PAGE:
Patient-associated Features and Breast Cancer (Ongoing)

Posted On 2020-08-19 11:35:51



This series on Patient-associated Features and Breast Cancer is edited by Dr. Danila Coradini from Department of Clinical Sciences and Community Health, University of Milan, Italy

Danila Coradini, PhD
Laboratory of Medical Statistics and Biometry, Department of Clinical Sciences and Community Health, University of Milan, Italy

Danila Coradini is a cellular and molecular biologist with a 40-year long experience in basic and translational studies on breast cancer.

Senior Investigator at the Experimental Oncology Department of the Fondazione IRCCS Istituto Nazionale Tumori in Milan, she was the leader of a team of preclinical investigators whose main interest was to elucidate the biological basis of breast cancer sex hormones-dependence and identify potential prognostic and predictive biomarkers useful in clinical practice. At the same time, she was the principal investigator in a series of funded projects aimed at investigating the pharmacological potential, as anticancer drugs, of a series of compounds including new synthetic antiestrogens, biological modifiers such interferons, retinoids, and epigenetic regulators such histone deacetylation inhibitors. More recently, she focused on the prognostic/predictive role of gene expression profile using a microarray technique.

Since 2008, she collaborates with the biostatistician and bioinformatics team at the Department of Clinical Sciences and Community Health of the University of Milan as a translational biologist. Taking advantage of the information provided by new high-throughput technologies, she started exploring the earliest events occurring in breast carcinogenesis with particular attention for the crosstalk between the mammary epithelial compartment and the surrounding stroma (especially the adipose tissue). At the same time, she studies the prognostic and predictive role of some patient-associated features such as adiposity and hormonal milieu (in particular, circulating sex hormones).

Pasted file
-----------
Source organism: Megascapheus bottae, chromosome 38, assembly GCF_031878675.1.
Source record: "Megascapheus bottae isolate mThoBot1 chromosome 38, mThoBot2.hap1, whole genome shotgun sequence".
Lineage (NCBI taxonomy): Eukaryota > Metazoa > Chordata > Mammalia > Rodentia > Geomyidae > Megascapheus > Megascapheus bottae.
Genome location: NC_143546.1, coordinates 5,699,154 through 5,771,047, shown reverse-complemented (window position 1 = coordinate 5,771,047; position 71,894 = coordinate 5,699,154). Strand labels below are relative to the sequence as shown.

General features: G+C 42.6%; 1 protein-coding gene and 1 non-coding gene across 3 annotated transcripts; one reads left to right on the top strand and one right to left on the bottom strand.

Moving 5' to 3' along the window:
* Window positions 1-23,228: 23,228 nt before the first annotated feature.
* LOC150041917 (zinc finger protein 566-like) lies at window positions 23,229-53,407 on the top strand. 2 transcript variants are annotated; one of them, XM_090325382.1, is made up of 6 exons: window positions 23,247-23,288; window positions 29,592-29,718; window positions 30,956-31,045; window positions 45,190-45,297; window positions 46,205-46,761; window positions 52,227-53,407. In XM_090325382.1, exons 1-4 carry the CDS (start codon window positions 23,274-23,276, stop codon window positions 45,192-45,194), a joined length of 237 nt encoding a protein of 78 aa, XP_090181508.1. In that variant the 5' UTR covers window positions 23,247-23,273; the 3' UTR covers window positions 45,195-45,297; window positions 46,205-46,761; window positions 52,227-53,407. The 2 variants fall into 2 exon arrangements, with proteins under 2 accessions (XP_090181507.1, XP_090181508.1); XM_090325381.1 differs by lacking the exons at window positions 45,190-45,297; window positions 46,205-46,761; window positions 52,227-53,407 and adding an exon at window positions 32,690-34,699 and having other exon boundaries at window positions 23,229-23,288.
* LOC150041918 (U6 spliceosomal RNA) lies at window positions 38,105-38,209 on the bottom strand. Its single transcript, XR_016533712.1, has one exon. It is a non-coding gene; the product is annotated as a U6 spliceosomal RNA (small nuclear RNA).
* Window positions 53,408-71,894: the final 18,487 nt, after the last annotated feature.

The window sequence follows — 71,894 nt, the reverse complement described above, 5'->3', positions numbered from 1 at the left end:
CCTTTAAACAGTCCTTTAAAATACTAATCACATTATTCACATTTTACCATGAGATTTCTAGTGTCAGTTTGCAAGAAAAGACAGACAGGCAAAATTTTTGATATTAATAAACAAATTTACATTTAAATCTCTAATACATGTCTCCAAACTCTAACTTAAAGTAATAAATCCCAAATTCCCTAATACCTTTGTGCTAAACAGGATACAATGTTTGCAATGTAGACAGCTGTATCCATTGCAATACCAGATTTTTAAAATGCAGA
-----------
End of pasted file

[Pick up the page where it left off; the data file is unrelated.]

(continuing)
Series outline:

1. Editorial: the emerging role of patient-associated features on breast development and treatment
2. Metabolic Syndrome and Breast Cancer

  2.1. Metabolic Syndrome and Breast Cancer Risk
  2.2. Obesity and Breast Cancer Risk
  2.3. Insulin Resistance and Breast Cancer Risk
  2.4. Serum lipids, Lipoproteins and Breast Cancer Risk
  2.5. Metabolic Syndrome and Breast Cancer Diagnosis and Prognosis
  2.6. Obesity, Inflammation and Breast Cancer
  2.7. Obesity, Inflammation and Breast Cancer Prognosis
  2.8. Serum lipids, Lipoproteins and Breast Cancer Prognosis
  2.9. Insulin Resistance and Breast Cancer Prognosis
  2.10. Metabolic Syndrome and Breast Cancer Treatment
3. Adipokines and Breast Cancer
  3.1. Adiposity, Adipokines and Breast Cancer
  3.2. Adipokines and Breast Cancer Risk
  3.3. Adipokines and Breast Cancer Diagnosis and Prognosis
  3.4. Adiposity and Breast Cancer Treatment
  3.5. Adipokines as Target of Therapy
4. Cholesterol, Oxysterol Metabolites and Breast Cancer
  4.1. Cholesterol Metabolism and Breast Cancer
  4.2. Cholesterol, Oxysterol Metabolites and Breast Cancer Treatment
  4.3. Cholesterol, Oxysterol Metabolites as Target of Therapy
5. Circulating Sex Hormones, SHBG and Breast Cancer
  5.1. Circulating Sex Hormones, SHBG and Breast Cancer Risk
  5.2. Circulating Sex Hormones and Breast Cancer Prognosis
6. Local Biosynthesis of Sex Hormones and Breast Cancer
  6.1. Local Biosynthesis of Sex Hormones and Breast Cancer Risk and Prognosis
  6.2. Local Biosynthesis of Sex Hormones and Breast Cancer Treatment

Disclosure:
The series “Patient-associated Features and Breast Cancer” was commissioned by the editorial office, Annals of Breast Surgery without any sponsorship or funding. Dr. Danila Coradini is serving as the unpaid Guest Editor for the series.